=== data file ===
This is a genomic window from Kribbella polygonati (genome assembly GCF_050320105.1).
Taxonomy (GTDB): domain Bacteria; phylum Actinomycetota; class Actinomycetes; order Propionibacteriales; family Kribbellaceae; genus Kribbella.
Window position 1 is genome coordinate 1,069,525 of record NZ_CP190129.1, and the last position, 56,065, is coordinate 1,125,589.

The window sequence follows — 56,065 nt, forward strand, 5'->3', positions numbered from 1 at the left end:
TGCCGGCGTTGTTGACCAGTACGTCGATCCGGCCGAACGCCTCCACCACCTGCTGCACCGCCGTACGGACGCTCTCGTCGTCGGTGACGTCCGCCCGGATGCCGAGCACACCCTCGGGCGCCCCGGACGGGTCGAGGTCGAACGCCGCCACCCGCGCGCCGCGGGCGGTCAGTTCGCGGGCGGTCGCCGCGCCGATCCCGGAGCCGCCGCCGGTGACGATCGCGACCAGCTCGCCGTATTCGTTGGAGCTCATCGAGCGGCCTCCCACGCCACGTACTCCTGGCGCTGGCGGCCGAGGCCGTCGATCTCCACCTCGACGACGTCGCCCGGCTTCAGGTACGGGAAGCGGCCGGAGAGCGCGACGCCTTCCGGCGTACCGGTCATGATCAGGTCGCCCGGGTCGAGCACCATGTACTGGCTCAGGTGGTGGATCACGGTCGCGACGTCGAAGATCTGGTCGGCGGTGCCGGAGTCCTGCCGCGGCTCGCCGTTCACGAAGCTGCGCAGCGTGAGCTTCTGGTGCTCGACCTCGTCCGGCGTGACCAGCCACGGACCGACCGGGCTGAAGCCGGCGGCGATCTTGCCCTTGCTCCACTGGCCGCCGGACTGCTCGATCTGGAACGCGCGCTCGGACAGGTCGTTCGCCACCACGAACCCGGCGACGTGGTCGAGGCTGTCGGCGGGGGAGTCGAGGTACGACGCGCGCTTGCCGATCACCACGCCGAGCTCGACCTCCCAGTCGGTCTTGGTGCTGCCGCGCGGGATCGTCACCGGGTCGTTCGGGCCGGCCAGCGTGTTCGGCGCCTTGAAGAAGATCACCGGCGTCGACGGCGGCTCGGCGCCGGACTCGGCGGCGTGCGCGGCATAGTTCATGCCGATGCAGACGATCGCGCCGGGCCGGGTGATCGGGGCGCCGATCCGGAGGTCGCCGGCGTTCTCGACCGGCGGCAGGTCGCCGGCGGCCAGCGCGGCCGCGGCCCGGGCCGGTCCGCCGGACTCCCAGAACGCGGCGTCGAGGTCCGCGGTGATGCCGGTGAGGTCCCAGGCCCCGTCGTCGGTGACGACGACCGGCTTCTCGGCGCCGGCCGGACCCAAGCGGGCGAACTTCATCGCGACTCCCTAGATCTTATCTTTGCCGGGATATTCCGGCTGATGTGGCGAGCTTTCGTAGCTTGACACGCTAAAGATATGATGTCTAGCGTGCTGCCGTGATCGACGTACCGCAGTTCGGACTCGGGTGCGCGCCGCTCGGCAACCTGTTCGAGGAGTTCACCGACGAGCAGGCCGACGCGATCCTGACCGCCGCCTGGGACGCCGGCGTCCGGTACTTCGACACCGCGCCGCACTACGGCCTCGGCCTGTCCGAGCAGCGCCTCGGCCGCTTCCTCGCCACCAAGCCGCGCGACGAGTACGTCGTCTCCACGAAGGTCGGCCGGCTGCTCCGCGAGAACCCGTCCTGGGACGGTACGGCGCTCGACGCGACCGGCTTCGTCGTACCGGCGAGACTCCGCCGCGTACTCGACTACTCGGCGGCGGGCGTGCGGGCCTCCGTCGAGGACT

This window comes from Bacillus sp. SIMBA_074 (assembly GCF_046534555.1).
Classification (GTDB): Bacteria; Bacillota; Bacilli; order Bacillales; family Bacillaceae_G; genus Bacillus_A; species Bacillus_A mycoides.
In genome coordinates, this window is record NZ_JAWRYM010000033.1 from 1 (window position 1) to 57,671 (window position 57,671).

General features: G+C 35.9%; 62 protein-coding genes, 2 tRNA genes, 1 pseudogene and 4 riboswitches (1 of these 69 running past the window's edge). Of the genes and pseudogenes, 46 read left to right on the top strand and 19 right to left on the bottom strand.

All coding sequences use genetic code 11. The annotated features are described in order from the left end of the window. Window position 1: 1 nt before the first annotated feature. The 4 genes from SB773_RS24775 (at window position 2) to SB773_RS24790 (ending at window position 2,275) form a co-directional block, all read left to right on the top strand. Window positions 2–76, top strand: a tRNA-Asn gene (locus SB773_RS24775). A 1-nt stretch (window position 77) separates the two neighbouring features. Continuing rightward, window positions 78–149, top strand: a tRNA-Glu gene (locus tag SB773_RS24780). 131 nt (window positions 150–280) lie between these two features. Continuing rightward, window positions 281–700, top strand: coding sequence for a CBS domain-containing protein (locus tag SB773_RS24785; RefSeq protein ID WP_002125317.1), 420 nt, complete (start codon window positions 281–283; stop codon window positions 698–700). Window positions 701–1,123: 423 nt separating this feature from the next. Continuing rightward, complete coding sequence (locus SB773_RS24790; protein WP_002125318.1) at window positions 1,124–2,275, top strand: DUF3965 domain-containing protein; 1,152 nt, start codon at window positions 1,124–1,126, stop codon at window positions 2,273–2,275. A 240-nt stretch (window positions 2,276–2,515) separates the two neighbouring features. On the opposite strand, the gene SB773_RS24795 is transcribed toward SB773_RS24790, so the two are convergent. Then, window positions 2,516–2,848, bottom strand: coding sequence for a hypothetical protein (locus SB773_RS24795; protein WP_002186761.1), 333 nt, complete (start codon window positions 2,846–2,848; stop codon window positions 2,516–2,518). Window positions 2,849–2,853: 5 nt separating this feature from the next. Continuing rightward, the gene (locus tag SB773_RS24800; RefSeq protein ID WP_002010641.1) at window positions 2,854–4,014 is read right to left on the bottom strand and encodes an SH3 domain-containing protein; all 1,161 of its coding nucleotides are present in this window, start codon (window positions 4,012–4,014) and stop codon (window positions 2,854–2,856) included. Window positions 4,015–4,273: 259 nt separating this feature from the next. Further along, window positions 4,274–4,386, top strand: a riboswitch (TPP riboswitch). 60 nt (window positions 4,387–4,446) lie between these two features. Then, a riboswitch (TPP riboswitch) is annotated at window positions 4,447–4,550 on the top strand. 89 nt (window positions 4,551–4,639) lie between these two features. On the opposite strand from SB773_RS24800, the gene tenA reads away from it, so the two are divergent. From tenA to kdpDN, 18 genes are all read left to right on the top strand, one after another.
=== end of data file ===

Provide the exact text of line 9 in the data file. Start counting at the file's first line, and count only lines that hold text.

General features: G+C 35.9%; 62 protein-coding genes, 2 tRNA genes, 1 pseudogene and 4 riboswitches (1 of these 69 running past the window's edge). Of the genes and pseudogenes, 46 read left to right on the top strand and 19 right to left on the bottom strand.